When your hens are laying well, they will produce a new egg every 25.5 hours. For something as big, complex and perfect as an egg, that's pretty amazing.
An egg is made from the inside out. The yolk develops first, and is then wrapped in a layer of egg white, before being neatly packaged in a protective egg shell.
Brahma chick next to an unhatched egg
The beginning of an egg is a tiny ova which takes a week to grow into a proper egg yolk. If you cut a boiled egg in half and look at the yolk, the dark rings were layers made during the day and the light layers during the hours of darkness. Strange but true!
When the yolk is ready it is released along the oviduct. The first part of the oviduct is where the egg white (albumen) is added. The egg white mainly consists of protein, water and minerals.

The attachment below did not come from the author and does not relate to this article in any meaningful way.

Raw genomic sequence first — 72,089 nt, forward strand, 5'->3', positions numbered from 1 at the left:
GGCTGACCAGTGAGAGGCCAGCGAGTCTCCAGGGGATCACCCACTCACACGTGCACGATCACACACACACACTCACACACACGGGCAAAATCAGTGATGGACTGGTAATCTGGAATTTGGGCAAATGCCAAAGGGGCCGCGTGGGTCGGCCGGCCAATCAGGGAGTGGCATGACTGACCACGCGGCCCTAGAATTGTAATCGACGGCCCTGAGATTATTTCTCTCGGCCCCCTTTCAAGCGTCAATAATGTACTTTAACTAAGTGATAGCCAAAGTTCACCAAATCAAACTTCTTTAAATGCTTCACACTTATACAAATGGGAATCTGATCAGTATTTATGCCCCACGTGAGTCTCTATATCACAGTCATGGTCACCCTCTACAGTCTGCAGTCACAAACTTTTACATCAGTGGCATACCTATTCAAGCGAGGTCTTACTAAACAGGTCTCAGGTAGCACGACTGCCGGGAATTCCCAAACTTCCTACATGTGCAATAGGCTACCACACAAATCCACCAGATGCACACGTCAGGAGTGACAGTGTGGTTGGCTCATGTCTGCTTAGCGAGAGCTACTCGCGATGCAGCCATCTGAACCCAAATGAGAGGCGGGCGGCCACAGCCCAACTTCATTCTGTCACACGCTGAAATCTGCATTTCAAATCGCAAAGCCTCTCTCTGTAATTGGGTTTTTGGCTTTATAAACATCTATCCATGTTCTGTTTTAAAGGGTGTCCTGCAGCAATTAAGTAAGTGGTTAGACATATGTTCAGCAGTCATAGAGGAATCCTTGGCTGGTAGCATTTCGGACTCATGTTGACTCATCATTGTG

Then the egg carries on along the oviduct where it grows two connecting strands at the top and the bottom called chalaza, which anchor the yolk to the shell keeping it in the centre of the egg.
The next stage is for the shell membranes to form around the white. After this the egg continues down into the uterus where the shell is added. This is made from calcium carbonate, the same substance that makes up marble, chalk and shellfish shells. The shell is a great bit of design, thin but incredibly strong.